“This scheme for the creation of a new residential neighbourhood extending over some 35 acres of war devastated City land is a form of development which has come to be known as comprehensive during the past decade. Instead of replacing old buildings with new ones, erected within the former property boundaries and conforming with the old pattern of streets, the whole area has been acquired by the City Corporation so that these arbitrary divisions will not have an inhibiting influence on the new layout.
Many different but overlapping requirements have to be met in order to create conditions fit to live in for an urban community. As well as privacy for the individual and the family to talk, read, eat, cook, sleep and wash in favourable circumstances, a place is needed to store numerous possessions from clothes to cars; there must be some way to shop or eat out; schools should be reasonably accessible; and, in general, the environment ought to provide recreation for the body, stimulation for the mind and refreshment for the spirit.
To bear in mind all these needs while considering the potentialities of the large, barren site and its surroundings presents a most complex but challenging opportunity; for it only rarely happens in the centre of an old city that a large and clear intention coincides with a large and clear site. This unique opportunity makes it highly desirable to take a long view if the many conflicts of interest are to be held in perspective. In some ways the very scale of the project makes it practicable to seek radical, yet essentially straightforward, solutions to problems which – if considered in isolation – might appear intractable. For example, the open railway – cutting like a scar through the site – can be straightened out and enclosed in a single, continuous engineering operation; by separating road from the foot traffic on different levels, both motorists and pedestrians will benefit and the neighbourhood will become a precinct although traffic routes will be unimpeded; by concentrating flats in compact blocks and disposing these sympathetically about the site, good orientation and wide-open spaces are reconcilable with high density; the arts centre, the recreation buildings and the girls school are all integrated with the general layout so that they benefit greatly from the setting to which they contribute so much.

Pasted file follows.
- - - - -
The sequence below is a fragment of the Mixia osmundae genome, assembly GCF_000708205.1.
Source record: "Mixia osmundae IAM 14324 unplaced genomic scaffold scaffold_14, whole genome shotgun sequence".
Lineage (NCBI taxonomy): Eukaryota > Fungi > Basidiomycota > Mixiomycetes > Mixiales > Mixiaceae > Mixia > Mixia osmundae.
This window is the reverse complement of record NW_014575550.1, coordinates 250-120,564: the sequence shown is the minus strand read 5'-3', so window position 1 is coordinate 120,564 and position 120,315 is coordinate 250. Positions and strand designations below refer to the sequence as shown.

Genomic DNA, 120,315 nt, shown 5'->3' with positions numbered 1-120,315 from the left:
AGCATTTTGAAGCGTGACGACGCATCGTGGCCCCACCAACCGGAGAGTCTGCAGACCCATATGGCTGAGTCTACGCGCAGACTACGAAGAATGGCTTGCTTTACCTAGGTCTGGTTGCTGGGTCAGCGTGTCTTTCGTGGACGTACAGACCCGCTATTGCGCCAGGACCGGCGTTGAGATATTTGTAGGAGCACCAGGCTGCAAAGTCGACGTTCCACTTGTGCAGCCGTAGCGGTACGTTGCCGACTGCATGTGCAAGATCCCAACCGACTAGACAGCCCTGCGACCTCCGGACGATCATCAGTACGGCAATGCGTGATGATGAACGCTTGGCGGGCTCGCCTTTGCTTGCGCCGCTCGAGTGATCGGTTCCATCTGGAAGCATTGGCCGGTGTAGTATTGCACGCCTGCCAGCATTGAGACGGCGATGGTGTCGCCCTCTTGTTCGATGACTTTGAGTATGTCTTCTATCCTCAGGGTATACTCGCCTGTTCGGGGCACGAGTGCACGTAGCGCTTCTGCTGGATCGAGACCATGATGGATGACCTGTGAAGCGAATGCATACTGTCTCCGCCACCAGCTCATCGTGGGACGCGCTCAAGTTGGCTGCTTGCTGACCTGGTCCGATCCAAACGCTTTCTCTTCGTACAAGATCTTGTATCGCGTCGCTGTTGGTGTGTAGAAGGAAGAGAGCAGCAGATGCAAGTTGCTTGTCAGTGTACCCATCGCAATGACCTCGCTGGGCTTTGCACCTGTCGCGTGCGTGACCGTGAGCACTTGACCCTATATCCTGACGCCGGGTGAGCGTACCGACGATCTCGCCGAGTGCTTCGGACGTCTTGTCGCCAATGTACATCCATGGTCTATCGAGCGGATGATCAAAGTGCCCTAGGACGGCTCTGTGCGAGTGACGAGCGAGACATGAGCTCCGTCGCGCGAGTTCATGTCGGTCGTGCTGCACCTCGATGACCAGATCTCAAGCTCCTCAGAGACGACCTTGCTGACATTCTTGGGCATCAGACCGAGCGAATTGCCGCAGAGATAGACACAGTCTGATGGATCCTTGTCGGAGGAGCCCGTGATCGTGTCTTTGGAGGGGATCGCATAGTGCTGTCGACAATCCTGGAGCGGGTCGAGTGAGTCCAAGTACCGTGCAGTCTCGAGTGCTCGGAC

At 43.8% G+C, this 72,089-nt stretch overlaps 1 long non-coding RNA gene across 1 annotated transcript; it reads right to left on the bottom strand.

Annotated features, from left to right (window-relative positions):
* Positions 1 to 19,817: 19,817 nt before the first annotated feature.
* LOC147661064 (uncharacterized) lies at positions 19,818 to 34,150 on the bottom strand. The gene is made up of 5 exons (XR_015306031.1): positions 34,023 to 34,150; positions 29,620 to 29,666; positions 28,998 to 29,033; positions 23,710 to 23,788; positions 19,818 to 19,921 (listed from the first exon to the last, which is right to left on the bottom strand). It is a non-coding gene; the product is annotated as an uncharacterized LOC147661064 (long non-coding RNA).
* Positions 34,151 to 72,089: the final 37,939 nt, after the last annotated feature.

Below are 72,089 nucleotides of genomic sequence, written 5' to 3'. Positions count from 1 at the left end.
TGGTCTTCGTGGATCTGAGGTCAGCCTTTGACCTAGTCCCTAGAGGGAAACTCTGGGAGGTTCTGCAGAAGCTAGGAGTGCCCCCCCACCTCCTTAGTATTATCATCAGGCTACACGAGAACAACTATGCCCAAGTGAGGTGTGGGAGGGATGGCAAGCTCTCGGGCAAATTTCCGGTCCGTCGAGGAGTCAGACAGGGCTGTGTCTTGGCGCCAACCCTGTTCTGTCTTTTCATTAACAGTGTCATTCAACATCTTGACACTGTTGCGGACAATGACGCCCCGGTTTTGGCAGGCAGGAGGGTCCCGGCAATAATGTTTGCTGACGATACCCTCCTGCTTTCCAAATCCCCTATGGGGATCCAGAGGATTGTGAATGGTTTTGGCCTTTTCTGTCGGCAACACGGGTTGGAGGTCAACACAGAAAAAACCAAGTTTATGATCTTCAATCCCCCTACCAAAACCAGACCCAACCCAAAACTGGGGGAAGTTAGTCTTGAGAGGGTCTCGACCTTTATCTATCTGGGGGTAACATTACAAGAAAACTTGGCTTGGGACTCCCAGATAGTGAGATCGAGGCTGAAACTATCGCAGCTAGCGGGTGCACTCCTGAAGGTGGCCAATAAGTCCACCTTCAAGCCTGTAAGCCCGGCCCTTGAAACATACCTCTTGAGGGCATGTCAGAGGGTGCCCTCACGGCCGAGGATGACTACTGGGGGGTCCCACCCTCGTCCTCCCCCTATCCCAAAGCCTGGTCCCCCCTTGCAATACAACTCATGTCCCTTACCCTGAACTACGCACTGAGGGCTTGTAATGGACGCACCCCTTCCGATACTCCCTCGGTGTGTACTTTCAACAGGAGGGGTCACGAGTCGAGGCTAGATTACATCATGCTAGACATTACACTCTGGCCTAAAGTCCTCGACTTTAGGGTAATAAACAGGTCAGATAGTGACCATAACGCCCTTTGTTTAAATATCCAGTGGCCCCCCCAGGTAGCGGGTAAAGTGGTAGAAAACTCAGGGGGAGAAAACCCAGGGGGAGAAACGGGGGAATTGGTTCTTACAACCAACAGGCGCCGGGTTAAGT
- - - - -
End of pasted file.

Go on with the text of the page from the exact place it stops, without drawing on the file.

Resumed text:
The podium, rising gradually in terraces from the landscaped gardens, the strongly horizontal blocks of flats poised above, and the lofty traceried towers, are composed in a way calculated to bring delight to those who live there, to the students of the schools, and to the many nearby office workers who will move about the new neighbourhood during daytime and evening. The whole will, we believe, transcend its many parts and thus will parallel the intention of the Corporation which is not merely to bring about the reconstruction of a number of buildings, serving several functions, but, beyond this, to bring back Londoners to the City so that they may again make their homes near to where they work – as they have done for centuries.”